Search Results for 'John Wayne'
22 results found.
A motion proposing a memorial arch, first put forward in the 1930s and supported by Hollywood stars like John Wayne in the 1950s, commemorating the men and women who took part in the struggle for Irish independence between 1916 and 1923, has once again come before the Galway City Council.
A new drive to develop Mayo as a serious player in the film and television industry is being launched on Monday.
This committee, also known as Coiste Cuimhneacháin Óglach Condae na Gaillimhe, was set up in the late 1940s, and represented all shades of political opinion. Its objective was to erect a memorial gateway to the memory of all the men and women of Galway city and county who suffered for freedom during the years 1916 to 1923. The chairman of the committee was Louis O’Dea and the joint honorary secretaries were Mrs T Dillon and Mr John Hosty.
Tom Grealy, the well known Galway accountant and music aficionado, remembers as a schoolboy the day John Wayne rode into the town. In 1951 Wayne, probably the best known cowboy actor of his day, was in Cong filming The Quiet Man. The film, somewhat surprisingly, remains a world -wide favourite. More than half a century later, it is still regarded by many film makers as the ‘perfect told story’. The involvement of local people among its star studded cast, which included Maureen O’Hara, Barry Fitzgerald, Victor McLaglen, and Arthur Shields, all at the peak of their careers at the time, won their lasting affection. The occasion is still celebrated in Cong today.
ONE OF the most praised novels of recent years was Patrick deWitt’s highly original western tale The Sisters Brothers, which was shortlisted for the Man Booker Prize and won a number of prestigious awards in deWitt’s native Canada.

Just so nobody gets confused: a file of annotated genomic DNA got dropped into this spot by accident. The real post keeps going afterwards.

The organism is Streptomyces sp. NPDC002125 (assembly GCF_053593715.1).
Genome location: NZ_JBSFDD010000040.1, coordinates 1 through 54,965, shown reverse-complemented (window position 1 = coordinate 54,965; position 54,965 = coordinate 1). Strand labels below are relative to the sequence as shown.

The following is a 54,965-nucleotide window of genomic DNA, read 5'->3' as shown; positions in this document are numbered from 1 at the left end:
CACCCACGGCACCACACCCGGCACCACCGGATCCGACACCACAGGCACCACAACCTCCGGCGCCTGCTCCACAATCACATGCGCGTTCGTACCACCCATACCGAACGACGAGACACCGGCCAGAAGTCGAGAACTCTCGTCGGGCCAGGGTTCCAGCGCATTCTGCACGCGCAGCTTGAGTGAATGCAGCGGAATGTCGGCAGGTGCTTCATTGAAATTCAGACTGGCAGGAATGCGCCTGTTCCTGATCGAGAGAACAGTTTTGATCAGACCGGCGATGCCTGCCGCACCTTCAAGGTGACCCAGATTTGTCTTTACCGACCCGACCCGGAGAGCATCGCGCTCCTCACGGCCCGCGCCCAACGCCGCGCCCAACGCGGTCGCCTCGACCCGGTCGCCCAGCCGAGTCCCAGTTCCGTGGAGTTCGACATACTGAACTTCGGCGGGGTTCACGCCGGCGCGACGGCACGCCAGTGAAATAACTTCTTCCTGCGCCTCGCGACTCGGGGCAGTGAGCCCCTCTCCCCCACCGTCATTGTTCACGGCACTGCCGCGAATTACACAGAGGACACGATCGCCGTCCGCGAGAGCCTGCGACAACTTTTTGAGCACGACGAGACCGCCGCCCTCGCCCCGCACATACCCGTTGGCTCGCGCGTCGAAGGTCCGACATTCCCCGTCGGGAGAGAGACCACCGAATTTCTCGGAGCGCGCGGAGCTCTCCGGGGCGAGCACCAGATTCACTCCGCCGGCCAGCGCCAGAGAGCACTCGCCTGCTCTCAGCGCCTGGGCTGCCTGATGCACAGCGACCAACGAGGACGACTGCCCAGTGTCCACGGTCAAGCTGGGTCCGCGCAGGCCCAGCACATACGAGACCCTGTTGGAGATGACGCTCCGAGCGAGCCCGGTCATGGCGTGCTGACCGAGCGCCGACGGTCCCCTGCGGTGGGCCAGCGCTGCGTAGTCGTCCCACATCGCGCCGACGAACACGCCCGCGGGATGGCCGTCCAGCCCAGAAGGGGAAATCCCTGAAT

The iconic Ashford Castle hotel and resort in Cong, Co Mayo has been sold this week to a United Kingdom based hotelier group for €20 million after a period of receivership.
PRIVATE UNDERGROUND Residence have been compared to Battles, Fugazi, Slint, and The Melvins, and they play the Róisín Dubh tomorrow at 9pm.
Many of us carry fears within us. Fear of the dark, fear of failure, fear of losing our jobs, our homes, our lifestyle, our loved ones.
Since opening its doors in 1852, the luxury four star Hotel Meyrick which overlooks the historic Eyre Square at the heart of Galway City has welcomed more than six million visitors.
Last September I wrote a number of Diary entries on the wonderful reception that Galway extended to the survivors of the SS Athenia, torpedoed off the Donegal coast on September 3 1939, the very first day of the war. The ship was sunk by Fritz Julius Lemp, the commander of the U-30. The Athenia was obviously a passenger boat on its way with refugees from Europe to Canada. This wasn’t the start to the war that the German government wanted. Initially it denied that any of its submarines sank the Athenia, and suggested that it was sunk by the British on orders from Winston Churchill in the hope of getting America into the war.